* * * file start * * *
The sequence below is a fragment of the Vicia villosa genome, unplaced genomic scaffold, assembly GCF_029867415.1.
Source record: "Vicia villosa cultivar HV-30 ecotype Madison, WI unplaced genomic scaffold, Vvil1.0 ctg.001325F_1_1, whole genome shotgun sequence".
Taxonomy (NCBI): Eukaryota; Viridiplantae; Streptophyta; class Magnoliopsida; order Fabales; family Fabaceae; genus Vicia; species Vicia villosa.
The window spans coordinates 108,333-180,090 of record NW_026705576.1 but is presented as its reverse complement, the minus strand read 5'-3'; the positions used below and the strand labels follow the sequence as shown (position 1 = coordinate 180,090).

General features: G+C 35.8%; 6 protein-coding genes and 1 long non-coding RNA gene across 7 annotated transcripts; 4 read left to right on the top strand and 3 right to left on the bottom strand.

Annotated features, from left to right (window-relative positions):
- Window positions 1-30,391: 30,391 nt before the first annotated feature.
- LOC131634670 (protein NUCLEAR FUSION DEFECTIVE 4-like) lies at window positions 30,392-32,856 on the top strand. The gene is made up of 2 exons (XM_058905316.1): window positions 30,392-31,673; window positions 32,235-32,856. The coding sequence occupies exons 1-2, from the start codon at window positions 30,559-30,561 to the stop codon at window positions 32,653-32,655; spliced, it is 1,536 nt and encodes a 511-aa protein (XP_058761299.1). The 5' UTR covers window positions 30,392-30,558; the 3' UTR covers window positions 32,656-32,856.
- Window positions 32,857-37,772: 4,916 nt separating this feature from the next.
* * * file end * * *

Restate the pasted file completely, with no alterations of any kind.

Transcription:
The sequence below is a fragment of the Vicia villosa genome, unplaced genomic scaffold, assembly GCF_029867415.1.
Source record: "Vicia villosa cultivar HV-30 ecotype Madison, WI unplaced genomic scaffold, Vvil1.0 ctg.001325F_1_1, whole genome shotgun sequence".
Taxonomy (NCBI): Eukaryota; Viridiplantae; Streptophyta; class Magnoliopsida; order Fabales; family Fabaceae; genus Vicia; species Vicia villosa.
The window spans coordinates 108,333-180,090 of record NW_026705576.1 but is presented as its reverse complement, the minus strand read 5'-3'; the positions used below and the strand labels follow the sequence as shown (position 1 = coordinate 180,090).

General features: G+C 35.8%; 6 protein-coding genes and 1 long non-coding RNA gene across 7 annotated transcripts; 4 read left to right on the top strand and 3 right to left on the bottom strand.

Annotated features, from left to right (window-relative positions):
- Window positions 1-30,391: 30,391 nt before the first annotated feature.
- LOC131634670 (protein NUCLEAR FUSION DEFECTIVE 4-like) lies at window positions 30,392-32,856 on the top strand. The gene is made up of 2 exons (XM_058905316.1): window positions 30,392-31,673; window positions 32,235-32,856. The coding sequence occupies exons 1-2, from the start codon at window positions 30,559-30,561 to the stop codon at window positions 32,653-32,655; spliced, it is 1,536 nt and encodes a 511-aa protein (XP_058761299.1). The 5' UTR covers window positions 30,392-30,558; the 3' UTR covers window positions 32,656-32,856.
- Window positions 32,857-37,772: 4,916 nt separating this feature from the next.